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WarFactory Sentinel: Gaming on a Grand

BaLaG

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Introducing the WarFactory Sentinel

Getting the monster gaming machines from boutiques in house for testing is often at least interesting if for no other reason than to see just how fast a computer can get when all bets are off, but most of us just don't have four or five large to shell out for a gaming machine. What if we still want to play but can only afford to pay a reasonable price? This is the market that boutique builder WarFactory is aiming for with their price and power efficient Sentinel. Does it deliver?

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WarFactory sent us their exact stock configuration for the Sentinel, and you'll find visiting their site that they try to keep from swamping the buyer with options. "Here is the standard configuration we ship, and then if you want you can tweak it." It's appreciated, but more than that, this inexpensive build seems to be a relatively thoughtful, balanced configuration.

Hey, we're testing AMD hardware for a change! While the biggest and baddest boutique builds inevitably include an Intel Core i7, WarFactory is gunning for value with the Sentinel and their CPU choice reflects that. The 3.2GHz quad-core AMD Phenom II X4 may not be as fast as Intel's chips, and it certainly isn't a "green" CPU, but it's entirely serviceable for gaming as you'll see later.

WarFactory includes the 955 Black Edition with its unlocked multiplier by default, but curiously doesn't ship with an overclock, nor can it be ordered with one. An overclock isn't strictly necessary but may have helped ameliorate the performance difference between the Sentinel and Intel-powered competition somewhat. Recognizing just how far DDR3 prices have fallen, WarFactory also straps 8GB of G.Skill DDR3-1333 to the Phenom II's integrated memory controller in two 4GB sticks.

Performing gaming duties is the ASUS GeForce GTX 460 TOP 768MB. NVIDIA doesn't really seem to have kept to their spec clocks on this, one of its best price/performance cards, but the 700MHz core clock (and corresponding 1.4GHz on the 336 CUDA cores) is among the lowest available. Still, that isn't a major complaint as the GTX 460 768MB is a perfectly reasonable video card and suitable for gaming up to 1080p.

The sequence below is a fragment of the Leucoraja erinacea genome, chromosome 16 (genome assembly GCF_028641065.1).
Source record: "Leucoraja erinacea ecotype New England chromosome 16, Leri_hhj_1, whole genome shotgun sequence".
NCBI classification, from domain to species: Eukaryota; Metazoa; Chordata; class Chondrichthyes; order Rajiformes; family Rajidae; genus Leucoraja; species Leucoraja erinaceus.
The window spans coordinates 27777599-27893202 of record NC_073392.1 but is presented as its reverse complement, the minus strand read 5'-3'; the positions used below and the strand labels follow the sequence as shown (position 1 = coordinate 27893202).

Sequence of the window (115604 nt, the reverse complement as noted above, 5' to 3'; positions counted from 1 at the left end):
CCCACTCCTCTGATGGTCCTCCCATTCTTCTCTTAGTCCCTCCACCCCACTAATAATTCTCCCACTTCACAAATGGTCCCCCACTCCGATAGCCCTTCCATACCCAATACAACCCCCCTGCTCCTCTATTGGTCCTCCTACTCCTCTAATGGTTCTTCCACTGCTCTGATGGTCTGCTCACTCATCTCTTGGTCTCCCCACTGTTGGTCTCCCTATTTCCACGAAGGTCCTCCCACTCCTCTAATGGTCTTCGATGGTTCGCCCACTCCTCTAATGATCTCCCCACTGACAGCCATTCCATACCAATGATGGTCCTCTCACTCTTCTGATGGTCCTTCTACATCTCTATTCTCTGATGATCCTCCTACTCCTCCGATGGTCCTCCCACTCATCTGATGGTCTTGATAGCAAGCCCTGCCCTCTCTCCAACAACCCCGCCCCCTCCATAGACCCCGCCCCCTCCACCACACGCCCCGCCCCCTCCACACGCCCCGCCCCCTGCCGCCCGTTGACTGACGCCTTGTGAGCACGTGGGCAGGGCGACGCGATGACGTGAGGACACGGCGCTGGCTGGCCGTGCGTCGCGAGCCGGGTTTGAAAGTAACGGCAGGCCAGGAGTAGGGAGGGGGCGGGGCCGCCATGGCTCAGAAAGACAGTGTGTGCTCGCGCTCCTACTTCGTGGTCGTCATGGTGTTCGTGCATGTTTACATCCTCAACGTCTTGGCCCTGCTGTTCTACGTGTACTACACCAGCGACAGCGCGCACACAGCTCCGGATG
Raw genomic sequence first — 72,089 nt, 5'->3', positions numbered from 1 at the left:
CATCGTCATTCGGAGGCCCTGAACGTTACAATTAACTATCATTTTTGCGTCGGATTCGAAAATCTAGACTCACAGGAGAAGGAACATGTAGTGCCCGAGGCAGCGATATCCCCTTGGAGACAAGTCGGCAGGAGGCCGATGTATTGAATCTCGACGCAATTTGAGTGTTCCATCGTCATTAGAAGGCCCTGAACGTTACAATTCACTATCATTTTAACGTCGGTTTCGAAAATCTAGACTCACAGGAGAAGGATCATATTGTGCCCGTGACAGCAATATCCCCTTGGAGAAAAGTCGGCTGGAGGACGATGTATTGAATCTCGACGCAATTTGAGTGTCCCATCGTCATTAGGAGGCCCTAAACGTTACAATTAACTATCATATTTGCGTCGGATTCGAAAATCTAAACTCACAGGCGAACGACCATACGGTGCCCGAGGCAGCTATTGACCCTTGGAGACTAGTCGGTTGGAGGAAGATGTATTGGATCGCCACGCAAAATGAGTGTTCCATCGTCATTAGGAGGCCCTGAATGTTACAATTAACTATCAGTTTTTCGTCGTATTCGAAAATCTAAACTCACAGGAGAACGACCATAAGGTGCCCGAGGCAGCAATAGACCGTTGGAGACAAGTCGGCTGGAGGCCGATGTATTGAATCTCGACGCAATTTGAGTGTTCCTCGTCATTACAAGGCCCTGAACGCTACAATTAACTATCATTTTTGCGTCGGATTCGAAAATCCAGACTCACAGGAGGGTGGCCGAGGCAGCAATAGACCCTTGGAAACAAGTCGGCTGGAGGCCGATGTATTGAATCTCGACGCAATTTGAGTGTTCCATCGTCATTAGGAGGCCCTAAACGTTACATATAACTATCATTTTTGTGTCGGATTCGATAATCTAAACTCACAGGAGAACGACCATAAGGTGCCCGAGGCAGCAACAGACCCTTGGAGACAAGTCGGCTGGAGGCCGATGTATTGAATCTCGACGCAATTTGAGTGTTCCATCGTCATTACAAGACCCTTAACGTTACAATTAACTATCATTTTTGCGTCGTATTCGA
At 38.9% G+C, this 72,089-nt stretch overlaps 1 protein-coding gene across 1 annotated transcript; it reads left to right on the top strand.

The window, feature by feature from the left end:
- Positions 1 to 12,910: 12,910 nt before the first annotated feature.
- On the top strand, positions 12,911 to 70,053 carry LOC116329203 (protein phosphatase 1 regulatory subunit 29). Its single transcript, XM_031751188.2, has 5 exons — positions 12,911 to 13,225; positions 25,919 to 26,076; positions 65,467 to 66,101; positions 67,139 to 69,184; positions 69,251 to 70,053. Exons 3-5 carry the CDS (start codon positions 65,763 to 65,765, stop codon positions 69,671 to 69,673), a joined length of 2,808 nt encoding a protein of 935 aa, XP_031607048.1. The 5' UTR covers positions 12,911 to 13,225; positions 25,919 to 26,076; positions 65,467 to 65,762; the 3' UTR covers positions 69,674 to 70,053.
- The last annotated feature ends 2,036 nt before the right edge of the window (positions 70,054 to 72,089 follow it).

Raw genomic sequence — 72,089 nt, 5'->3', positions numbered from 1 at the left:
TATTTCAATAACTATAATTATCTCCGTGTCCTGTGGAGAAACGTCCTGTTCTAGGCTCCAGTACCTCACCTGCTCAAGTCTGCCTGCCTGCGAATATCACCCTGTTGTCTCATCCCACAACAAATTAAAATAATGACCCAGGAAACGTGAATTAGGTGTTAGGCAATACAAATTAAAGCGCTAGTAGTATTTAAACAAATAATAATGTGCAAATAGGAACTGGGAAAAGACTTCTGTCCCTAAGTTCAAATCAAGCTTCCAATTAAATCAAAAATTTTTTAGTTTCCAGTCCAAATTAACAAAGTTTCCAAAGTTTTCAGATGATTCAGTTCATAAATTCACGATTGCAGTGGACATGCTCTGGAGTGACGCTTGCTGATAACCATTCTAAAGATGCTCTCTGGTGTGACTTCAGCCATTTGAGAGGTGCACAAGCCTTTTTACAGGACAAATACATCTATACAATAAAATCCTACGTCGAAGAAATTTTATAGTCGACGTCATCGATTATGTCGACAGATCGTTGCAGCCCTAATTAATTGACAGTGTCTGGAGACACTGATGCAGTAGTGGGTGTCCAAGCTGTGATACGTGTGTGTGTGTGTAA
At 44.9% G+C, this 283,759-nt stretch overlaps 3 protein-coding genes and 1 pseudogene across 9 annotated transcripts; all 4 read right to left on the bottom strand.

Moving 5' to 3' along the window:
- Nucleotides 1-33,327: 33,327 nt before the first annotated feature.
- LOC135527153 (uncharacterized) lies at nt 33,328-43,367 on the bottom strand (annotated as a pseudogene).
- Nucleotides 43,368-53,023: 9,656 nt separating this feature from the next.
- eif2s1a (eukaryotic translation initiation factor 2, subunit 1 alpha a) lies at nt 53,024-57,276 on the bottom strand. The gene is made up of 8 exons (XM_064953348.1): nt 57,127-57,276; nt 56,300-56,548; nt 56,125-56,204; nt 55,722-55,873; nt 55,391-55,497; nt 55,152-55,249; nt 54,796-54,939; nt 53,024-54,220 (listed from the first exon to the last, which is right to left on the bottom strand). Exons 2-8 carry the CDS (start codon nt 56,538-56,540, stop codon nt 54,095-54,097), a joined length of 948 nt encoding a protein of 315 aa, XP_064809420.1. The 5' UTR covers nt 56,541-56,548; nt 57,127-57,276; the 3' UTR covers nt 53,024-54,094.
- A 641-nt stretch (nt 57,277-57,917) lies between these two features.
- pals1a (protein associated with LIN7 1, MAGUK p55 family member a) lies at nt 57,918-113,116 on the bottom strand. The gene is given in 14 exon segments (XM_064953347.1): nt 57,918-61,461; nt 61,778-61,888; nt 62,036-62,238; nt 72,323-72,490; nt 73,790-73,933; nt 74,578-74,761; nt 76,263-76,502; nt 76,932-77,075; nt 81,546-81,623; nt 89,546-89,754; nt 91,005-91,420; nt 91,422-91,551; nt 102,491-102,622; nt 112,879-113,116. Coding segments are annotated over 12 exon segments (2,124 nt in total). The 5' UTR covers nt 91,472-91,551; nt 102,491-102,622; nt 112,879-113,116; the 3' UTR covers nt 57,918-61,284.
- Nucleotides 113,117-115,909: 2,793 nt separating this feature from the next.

Reflecting the fundamental sea change in the industry is the Sentinel's storage subsystem. The operating system drive is a Corsair Force F40 40GB SSD using SandForce's SF-1200 chipset, while mass storage duties are handled by a Western Digital Caviar Blue 1TB mechanical drive. The only curiosity here is the use of the Caviar Blue when the Caviar Black with SATA 6Gbps connectivity is largely bog standard in other boutique builds. I don't think it makes much of a difference in terms of performance, but it's an odd choice nonetheless.

Finally, we come to the motherboard, enclosure, and power supply. The ASUS M4A87TD EVO has all the modern connectivity you could ask for, including USB 3.0, and WarFactory smartly opted for a name brand quality power supply in the Corsair 650TX. This is an easy place for a manufacturer to cheap out, and we're grateful WarFactory chose not to. The CoolerMaster HAF 912 is an inexpensive chassis, but it's one that proves that cheap and inexpensive don't mean the same thing. The case is solid, feature-rich, and reasonably quiet.

Perhaps the most interesting aspect of this review is WarFactory's "limited lifetime warranty". The company was founded in 2009, so obviously they haven't been around as long as most of their competitors, but they're making a pretty big claim there. With no overclocking and a selection of high quality parts, the hope is most hardware will never fail (at least not before you retire the system and upgrade). In a sense, offering such a warranty isn't really that different from a 3-year warranty, and if the company folds you'll be stuck with a useless slip of paper, but we do give them credit for not going the cheap 1-year route that we've seen elsewhere.

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